I am reading some C code and came across this declaration in the program:
unsigned char serv_ctr @0x0002;
Can someone point me to documentation, or explain what the "@0x0002" is for in the Mplab XC8 v1.35 C compiler?
This is to specify an absolute address to place the variable at.
From the XC8 compiler manual page 27, section 2.5.2 Absolute Addressing:
Variables and functions can be placed at an absolute address by using the
The 8-bit compilers have used an @ symbol to specify an absolute address
@ is a common non-standard extension to the C language which allows you to declare a variable at a specific address. It can be used for memory-mapped hardware registers etc. In which case the variable must also be declared
volatile, so your example is incorrect.
Other compilers use something like
#pragma ..., all of it non-standard C.
The only rational reason (if any) why tool chains do this, is to enable register debugging on crappy debuggers. The non-standard syntax will ensure that the register becomes part of the linker output and debug info. Which in turn allows you to watch the register in the crappy debugger just as you can watch any other variable.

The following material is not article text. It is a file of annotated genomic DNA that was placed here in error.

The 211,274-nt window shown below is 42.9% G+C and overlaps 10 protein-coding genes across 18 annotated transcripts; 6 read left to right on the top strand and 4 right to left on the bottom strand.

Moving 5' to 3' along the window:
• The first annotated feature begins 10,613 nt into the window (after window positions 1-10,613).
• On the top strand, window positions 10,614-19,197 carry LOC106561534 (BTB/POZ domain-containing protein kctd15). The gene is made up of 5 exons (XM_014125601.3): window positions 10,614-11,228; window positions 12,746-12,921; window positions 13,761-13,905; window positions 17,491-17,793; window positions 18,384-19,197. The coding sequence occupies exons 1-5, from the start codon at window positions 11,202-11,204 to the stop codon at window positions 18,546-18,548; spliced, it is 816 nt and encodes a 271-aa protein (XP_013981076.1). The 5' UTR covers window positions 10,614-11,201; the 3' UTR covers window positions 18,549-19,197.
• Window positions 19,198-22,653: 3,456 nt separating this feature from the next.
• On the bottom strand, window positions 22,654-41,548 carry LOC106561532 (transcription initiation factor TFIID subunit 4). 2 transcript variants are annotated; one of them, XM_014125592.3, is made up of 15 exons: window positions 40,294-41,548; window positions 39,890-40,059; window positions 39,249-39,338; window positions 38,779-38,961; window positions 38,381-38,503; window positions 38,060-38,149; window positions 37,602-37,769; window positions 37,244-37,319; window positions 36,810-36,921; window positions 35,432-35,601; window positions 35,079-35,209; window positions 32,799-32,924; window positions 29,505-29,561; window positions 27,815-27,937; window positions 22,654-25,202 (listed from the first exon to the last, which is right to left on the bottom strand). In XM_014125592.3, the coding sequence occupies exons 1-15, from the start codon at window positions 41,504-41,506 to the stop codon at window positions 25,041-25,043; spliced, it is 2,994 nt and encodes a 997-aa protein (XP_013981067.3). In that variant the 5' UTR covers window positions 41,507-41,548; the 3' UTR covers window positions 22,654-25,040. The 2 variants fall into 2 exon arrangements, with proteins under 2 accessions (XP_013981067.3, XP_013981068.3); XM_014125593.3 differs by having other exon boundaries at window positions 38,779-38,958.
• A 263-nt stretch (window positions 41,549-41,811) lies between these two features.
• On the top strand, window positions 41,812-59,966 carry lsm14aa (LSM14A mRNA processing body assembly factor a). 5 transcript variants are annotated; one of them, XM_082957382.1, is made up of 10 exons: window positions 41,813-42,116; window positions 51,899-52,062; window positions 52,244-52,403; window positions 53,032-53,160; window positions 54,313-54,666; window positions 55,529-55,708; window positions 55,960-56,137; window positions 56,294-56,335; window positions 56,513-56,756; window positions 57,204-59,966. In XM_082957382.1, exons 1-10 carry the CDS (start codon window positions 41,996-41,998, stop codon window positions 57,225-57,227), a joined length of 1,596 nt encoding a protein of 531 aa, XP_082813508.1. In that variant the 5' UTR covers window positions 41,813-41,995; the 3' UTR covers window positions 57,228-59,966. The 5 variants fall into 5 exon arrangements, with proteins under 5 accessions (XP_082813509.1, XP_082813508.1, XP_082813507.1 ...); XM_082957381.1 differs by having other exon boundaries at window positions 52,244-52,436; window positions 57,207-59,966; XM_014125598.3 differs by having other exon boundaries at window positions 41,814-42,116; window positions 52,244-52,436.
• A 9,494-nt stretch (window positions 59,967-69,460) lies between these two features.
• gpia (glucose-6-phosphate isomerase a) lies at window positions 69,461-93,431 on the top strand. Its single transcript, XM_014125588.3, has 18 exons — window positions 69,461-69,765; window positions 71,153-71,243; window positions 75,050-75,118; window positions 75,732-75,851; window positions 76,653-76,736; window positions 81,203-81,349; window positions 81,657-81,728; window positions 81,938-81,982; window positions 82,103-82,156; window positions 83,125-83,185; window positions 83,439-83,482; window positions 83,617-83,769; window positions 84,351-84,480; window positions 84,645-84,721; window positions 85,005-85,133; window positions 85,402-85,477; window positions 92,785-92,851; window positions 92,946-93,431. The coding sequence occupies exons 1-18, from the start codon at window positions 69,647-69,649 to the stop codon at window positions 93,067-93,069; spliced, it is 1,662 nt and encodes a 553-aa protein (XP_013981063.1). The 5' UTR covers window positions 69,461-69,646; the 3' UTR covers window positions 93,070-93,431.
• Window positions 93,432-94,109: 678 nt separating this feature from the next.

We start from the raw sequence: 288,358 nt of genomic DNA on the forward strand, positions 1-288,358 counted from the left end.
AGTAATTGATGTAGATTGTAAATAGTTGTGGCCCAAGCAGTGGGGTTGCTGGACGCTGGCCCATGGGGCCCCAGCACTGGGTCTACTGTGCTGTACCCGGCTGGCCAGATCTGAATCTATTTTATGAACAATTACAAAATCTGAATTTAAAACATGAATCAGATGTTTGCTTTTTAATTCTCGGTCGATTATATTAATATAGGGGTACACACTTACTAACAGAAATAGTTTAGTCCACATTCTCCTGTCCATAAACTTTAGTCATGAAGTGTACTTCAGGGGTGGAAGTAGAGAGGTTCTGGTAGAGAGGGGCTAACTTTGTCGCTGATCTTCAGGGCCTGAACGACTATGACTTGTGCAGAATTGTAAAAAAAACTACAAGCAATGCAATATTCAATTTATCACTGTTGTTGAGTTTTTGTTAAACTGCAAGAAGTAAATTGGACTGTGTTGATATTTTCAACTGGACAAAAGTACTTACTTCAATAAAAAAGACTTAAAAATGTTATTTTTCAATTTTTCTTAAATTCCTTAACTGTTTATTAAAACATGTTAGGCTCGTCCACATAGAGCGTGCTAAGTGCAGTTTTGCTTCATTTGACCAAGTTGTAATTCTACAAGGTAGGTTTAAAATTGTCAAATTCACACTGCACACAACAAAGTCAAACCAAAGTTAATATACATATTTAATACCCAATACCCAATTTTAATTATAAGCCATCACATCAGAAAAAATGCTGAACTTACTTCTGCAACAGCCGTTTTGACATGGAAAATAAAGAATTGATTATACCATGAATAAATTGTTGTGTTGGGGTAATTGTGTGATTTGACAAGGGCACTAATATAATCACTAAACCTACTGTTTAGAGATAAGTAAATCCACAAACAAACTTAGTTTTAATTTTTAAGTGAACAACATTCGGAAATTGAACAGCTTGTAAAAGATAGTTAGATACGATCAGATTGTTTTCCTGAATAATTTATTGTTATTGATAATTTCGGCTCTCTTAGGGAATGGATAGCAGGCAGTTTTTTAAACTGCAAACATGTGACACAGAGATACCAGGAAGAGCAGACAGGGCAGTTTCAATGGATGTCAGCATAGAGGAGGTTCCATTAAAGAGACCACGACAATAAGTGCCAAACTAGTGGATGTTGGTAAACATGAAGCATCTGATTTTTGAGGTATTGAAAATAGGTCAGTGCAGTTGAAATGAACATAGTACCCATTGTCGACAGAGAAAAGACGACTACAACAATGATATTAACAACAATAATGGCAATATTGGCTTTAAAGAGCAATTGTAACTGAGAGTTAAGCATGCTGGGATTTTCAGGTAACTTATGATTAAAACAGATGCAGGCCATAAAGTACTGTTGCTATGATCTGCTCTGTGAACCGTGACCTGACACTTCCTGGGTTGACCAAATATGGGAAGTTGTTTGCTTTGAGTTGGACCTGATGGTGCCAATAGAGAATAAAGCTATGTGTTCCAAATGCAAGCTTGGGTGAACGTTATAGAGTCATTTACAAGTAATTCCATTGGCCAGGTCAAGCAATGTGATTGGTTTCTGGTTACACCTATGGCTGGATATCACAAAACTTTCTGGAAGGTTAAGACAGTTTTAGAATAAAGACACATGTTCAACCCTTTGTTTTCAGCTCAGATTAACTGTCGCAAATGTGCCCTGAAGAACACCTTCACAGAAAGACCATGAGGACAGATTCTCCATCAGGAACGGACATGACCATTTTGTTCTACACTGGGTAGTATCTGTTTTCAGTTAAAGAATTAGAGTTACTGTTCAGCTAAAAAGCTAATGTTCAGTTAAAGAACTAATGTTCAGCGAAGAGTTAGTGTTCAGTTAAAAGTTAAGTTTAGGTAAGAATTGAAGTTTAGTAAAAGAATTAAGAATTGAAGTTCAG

If you have a good debugger, it will have support and awareness of your specific MCU. Then you don't need non-standard crap in the C code, but you can write pure, portable standard C instead:
#define serv_ctr ( *(volatile uint8_t*)0x0002u )
A short extension:
This is no longer working since xc8 2.0 and up. You now had to write:
unsigned char serv_ctr __at(0x0002);
to put a variable (
serv_ctr) at an absolute address (
With XC8 2.0 it is possible to compile your old code using the
@ syntax if you set the compiler settings to use "C90" format. The setting looks like this, it is under "XC8 Global Options" and is called "C standard".